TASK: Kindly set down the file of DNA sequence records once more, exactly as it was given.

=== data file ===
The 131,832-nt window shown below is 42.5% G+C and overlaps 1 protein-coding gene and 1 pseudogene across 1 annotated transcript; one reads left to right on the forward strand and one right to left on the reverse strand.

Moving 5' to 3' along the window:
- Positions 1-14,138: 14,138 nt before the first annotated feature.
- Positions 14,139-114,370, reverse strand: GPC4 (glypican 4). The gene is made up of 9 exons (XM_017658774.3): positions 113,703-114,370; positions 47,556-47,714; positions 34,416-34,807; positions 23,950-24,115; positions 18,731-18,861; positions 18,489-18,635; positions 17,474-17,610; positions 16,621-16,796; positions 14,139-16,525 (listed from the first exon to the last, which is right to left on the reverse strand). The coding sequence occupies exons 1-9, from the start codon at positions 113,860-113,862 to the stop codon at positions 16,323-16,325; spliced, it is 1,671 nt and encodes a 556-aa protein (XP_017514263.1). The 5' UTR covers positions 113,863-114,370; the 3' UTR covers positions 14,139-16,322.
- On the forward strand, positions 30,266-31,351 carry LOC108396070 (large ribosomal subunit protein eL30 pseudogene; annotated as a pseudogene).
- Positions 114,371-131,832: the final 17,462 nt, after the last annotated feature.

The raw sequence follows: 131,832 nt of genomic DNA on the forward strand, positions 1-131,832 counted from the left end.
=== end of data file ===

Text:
The 131,832-nt window shown below is 42.5% G+C and overlaps 1 protein-coding gene and 1 pseudogene across 1 annotated transcript; one reads left to right on the forward strand and one right to left on the reverse strand.

Moving 5' to 3' along the window:
- Positions 1-14,138: 14,138 nt before the first annotated feature.
- Positions 14,139-114,370, reverse strand: GPC4 (glypican 4). The gene is made up of 9 exons (XM_017658774.3): positions 113,703-114,370; positions 47,556-47,714; positions 34,416-34,807; positions 23,950-24,115; positions 18,731-18,861; positions 18,489-18,635; positions 17,474-17,610; positions 16,621-16,796; positions 14,139-16,525 (listed from the first exon to the last, which is right to left on the reverse strand). The coding sequence occupies exons 1-9, from the start codon at positions 113,860-113,862 to the stop codon at positions 16,323-16,325; spliced, it is 1,671 nt and encodes a 556-aa protein (XP_017514263.1). The 5' UTR covers positions 113,863-114,370; the 3' UTR covers positions 14,139-16,322.
- On the forward strand, positions 30,266-31,351 carry LOC108396070 (large ribosomal subunit protein eL30 pseudogene; annotated as a pseudogene).
- Positions 114,371-131,832: the final 17,462 nt, after the last annotated feature.

The raw sequence follows: 131,832 nt of genomic DNA on the forward strand, positions 1-131,832 counted from the left end.